Columnist: Eugene and the Big Green Machine
As I watched the world turn this week, I was struck by the enveloping sense of sadness that seemed to surround it.
Our citizens of different races again killing each other in protest. The policeman who targets the African-American, the African-American who targets the policeman. As we all know, wrongs do not make anything right.
The anger, the hatred, the fear surrounding us daily in this place called earth is incredibly heartbreaking.
I thought about how do you write “uplifting” when it seems to mock tragedy? How do you give people love and hope when others fight hard to give them hate and hopelessness?
I laid in bed last night thinking I would call my editor and tell him to rerun an old article. My brain and heart were not in sync to make my hands type words that would seem empty and lost — until just a moment ago.
Behind my desk is a bookcase. It holds pictures, books and lots of junk I don’t need. I glanced at the Bible on the third shelf. Suddenly I thought of Eugene and the Big Green Machine, and then I smiled. I felt uplifted and sparked to tell you why.
My son, Corey, is the youngest of my three children. When he was in first grade he was a happy combination of blond, bowl cut hair and a toothless grin. He could make all of us laugh at his silly antics and his zest for wanting to do so. He was, and has always been, the clown among us.
We lived on a street full of kids. Noisy kids that played together in the afternoon after school. Every minute was not taken up with a planned activity. There was free time taken up with fun, make believe and laughter.
When you pulled onto Knollwood Circle, you knew to drive really slowly.
There might be 30 kids in the street and as many Big Green big wheel bikes lined up on the side of the road. You were lucky if you could pull your car in your own driveway.
One day, Corey asked me if his new friend Eugene could come over and play.
“Well, I don’t know Eugene, but I think it would be fine if I talk to his mom first.”
I did and all was planned. Corey was so excited. It seemed that my son had found his best friend and I was happily looking forward to meeting him.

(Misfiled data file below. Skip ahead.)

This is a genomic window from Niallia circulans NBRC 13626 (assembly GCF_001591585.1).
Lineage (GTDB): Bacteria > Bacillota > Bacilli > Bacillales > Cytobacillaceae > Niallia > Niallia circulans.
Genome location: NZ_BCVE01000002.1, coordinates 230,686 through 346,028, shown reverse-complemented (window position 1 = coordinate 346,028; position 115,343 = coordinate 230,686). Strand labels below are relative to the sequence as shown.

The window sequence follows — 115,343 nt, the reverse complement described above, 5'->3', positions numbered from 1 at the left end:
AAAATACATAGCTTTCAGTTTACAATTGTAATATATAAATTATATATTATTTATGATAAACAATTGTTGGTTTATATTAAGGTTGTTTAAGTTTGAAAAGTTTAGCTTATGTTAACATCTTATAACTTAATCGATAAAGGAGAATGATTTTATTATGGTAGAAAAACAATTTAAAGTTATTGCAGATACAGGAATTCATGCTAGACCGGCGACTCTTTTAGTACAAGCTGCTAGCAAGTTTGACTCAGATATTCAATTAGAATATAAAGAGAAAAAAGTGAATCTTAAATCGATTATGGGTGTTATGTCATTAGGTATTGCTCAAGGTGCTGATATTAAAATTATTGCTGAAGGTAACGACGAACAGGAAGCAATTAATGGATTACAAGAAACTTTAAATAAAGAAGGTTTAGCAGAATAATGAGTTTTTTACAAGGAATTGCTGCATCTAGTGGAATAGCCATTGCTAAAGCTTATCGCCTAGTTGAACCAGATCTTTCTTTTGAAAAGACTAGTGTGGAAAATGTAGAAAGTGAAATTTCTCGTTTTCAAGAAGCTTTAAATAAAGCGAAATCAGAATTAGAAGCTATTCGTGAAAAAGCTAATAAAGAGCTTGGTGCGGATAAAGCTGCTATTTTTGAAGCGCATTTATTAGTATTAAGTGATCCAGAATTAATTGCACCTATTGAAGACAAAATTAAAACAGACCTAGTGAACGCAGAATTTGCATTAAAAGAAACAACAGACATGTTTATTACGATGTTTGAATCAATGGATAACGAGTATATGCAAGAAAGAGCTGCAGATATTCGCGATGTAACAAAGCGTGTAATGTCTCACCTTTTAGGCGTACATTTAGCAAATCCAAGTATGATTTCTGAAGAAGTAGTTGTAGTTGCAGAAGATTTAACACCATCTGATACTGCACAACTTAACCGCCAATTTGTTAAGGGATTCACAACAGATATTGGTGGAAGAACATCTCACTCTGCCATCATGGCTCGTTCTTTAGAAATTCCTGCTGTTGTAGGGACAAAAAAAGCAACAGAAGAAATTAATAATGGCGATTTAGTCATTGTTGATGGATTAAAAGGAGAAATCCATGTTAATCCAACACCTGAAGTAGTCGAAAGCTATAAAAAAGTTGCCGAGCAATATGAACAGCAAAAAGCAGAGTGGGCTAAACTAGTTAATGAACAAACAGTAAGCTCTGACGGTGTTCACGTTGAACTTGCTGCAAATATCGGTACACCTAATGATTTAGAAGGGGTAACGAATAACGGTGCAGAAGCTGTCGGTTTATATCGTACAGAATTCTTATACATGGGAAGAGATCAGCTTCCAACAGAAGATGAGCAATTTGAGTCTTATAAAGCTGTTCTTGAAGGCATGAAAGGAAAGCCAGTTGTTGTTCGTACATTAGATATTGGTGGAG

Eugene indeed made me very happy. Eugene was African-American and the reason for my joy was because Corey never saw his friend any other way than just plain Eugene who liked to ride the Big Green Machine.
There was a philosophy I tried to instill in my kids early. Eugene’s mother and I taught that one should never judge a person because of their color. It was archaic and dumb. It was un-Christian, unkind and ugly. She and I were on the same page. Thus, our children were defined by each other as just best friends.
I have always thought that God made us so many different colors and types so that we would learn to love people by who they were and not what they were; just like He does. I felt it was our test for humanity. His command was to never judge.
Now I see folks judging each other. Hating each other and killing one another. How did that just happen? I feel we are in the ’60s all over again. This is stupid and has to stop. We all have to do better and watch our words and actions. We all have to quit the quick judgments and harmful rhetoric. We have to stop the hate and those that promote it.
We need to forgive the past and move to a better tomorrow. We can’t stay in the dogma of old nor can we let it dictate our future. Our future is a scary enough place. We need the arms of all Americans to surround this country and fight for goodness over evil.
Evil is the guy in the truck in Nice, France. It is the guy in the Orlando nightclub. It is the guy from Germany who brought shame to humanity in World War II. It is the barbarians that cut off innocent’s heads, and evil is not the work of any God I know. Evil uses the name of God to promote nothing but itself.
If we do not band together as a nation of all races and fight the true evil, then hate will be multiplied and we will all become a part of it.
My mind goes back to the two little boys racing the Big Green Machines on the street. I can see them laughing and playing as if it were yesterday.
We moved away from Knollwood Circle years ago before the two boys were to turn 11. They stayed close friends until the day the van moved down the bike filled street for the last time.
That was 31 years ago. Eugene and Corey still stay in touch. How awesome that love prevailed in a little blond hair boy with a silly grin who took the hand of a friend forever, because the only color he saw was the green of a big wheel bike.
Maybe we need to learn something from the innocence of youth, the knowledge of God, and that love really does and can conquer hate. Maybe we need to grab the hand that is another color to unite and face the real evil among us.
It is way, way past time.